As the furball around a recently publicized hidden iOS location tracking file continues to expand, both a senator and a congressman have sent separate letters to Apple CEO Steve Jobs, asking about the file and why it is unencrypted. At the same time, it seems the discovery is not a discovery after all.
Sen. Al Franken (D-MN), sent a letter dated Wednesday, April 20 to Apple CEO Steve Jobs (.PDF), in which he said (in part):
[...] because the data is stored in multiple locations in unencrypted format, there are various ways that third parties could gain access to this file. Anyone who finds a lost or stolen iPhone or iPad or who has access to any computer used to sync one of these devices could easily download and map out a customer's precise movements for months at a time. It is also entirely conceivable that malicious persons may create viruses to access this data from customers' iPhones, iPads, and desktop and laptop computers. There are numerous ways in which this information could be abused by criminals and bad actorsFranken also asked the following questions, of which it would be interesting to see an official Apple response:
On Thursday, Franken was joined by Rep. Ed Markey (D-MA). He also sent a letter to Steve Jobs, but he asked Jobs about the possible effect of this file on minors. After all, iDevices are quite popular with minors, and Markey asked:
- Why does Apple collect and compile this location data? Why did Apple choose to initiate tracking this data in its iOS 4 operating system?
- Does Apple collect and compile this location data for laptops?
- How is this data generated? (GPS, cell tower triangulation, WiFi triangulation, etc.)
- How frequently is a user's location recorded? What triggers the creation of a record of someone's location?
- How precise is this location data? Can it track a user's location to 50 meters, 100 meters, etc.?
- Why is this data not encrypted? What steps will Apple take to encrypt this data?
- Why were Apple consumers never affirmatively informed of the collection and retention of their location data in this manner? Why did Apple not seek affirmative consent before doing so?
- available at www.apple.com/privacy.
- To whom, if anyone, including Apple, has this data been disclosed? When and why were these disclosures made?
Given the widespread usage of iPhones and iPads by individuals under the age of 18, is Apple concerned that the wide array of precise location data logged by these devices can be used to track minors, exposing them to potential harm? If yes, what is Apple doing to reduce the potential for such harm? If not, why not?However, it seems that the discovery made by the two researchers, Allan and Warden, and disclosed on Wednesday wasn't a discovery at all. The hidden file in iPad 3Gs and iPhones that contained tons of location data had previously been detailed, by one Alex Levinson, a student at the Rochester Institute of Technology, who says he discovered this file back in 2007, as part of his research and work with forensic firm Katana Forensics.
Why, then, did no one notice it then? And why did no one listen to Levinson yesterday, when he was reportedly emailing media about it?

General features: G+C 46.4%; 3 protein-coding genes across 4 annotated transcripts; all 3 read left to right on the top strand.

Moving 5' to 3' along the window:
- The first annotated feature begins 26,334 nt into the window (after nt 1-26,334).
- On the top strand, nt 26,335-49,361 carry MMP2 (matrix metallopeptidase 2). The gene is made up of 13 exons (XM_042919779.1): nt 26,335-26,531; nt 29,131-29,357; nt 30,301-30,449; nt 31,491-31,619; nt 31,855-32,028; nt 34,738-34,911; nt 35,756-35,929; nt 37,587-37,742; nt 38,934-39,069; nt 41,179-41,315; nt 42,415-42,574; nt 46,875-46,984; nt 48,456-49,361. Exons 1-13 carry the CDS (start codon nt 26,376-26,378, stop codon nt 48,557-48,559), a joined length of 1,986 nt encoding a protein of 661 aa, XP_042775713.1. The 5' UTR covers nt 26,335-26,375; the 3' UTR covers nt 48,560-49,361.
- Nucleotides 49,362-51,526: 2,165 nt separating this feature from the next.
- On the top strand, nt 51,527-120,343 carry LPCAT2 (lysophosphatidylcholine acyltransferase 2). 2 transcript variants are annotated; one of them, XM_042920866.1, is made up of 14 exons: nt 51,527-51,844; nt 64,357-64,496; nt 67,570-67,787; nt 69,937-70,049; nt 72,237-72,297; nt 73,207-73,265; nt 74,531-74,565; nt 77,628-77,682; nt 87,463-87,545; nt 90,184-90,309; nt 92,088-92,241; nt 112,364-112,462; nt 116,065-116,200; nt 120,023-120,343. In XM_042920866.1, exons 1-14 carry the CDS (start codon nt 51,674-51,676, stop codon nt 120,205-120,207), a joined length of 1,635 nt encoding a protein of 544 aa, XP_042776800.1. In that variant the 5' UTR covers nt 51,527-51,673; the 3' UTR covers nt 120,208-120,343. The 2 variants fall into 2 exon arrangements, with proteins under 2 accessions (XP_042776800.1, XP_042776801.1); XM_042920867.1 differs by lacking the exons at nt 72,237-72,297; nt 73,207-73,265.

First, in 2007, he published the research in "Hawaii International Conference for System Sciences 44." If he really wanted to get some attention, there is nothing wrong with that, but perhaps clueing in CNN might help. [In all fairness, however, he also contributed a chapter to a book on iOS forensic analysis, "iOS Forensic Analysis: for iPhone, iPad, and iPod touch," which although it is certainly not a NYT bestseller, ranks 31 on Amazon.com for books on Security and Encryption. One would think that might have brought some attention to the matter.] In a blog post, Levinson said the following:
This hidden file is nether new nor secret. It’s just moved. Location services have been available to the Apple device for some time. Understand what this file is — log generated by the various radios and sensors located within the device. This file is utilized by several operations on the device that actually is what makes this device pretty “smart”.Yep, you read that correctly: it's already being used by law enforcement. He spoke to GigaOM, and there was more:
Through my work with various law enforcement agencies, we’ve used h-cells.plist on devices older than iOS 4 to harvest geolocational evidence from iOS devices.
[...] the press missed the story first time around, and now seems more focussed on the horror of data storage than the reality (there, for example, is no evidence that the data is sent back to Apple at the moment).Although this isn't new news, it's certainly news. The fact of the matter is that despite the fact that the data isn't being sent back to Apple (yet), the data is stored unencrypted on the device and on your computer. That's pretty risky.
“I do blame the press somewhat for sensationalizing them without recourse,” he says. “I emailed 20 of the top media outlets who covered this, linking them to my side — none of them replied, except a famous blogger who cursed me.”
As far as what the file is there for, Daring Fireball believes it's a bug, and that it was the log file was supposed to be culled. If that were true, however, then that "bug" has been around since 2007, according to Levinson.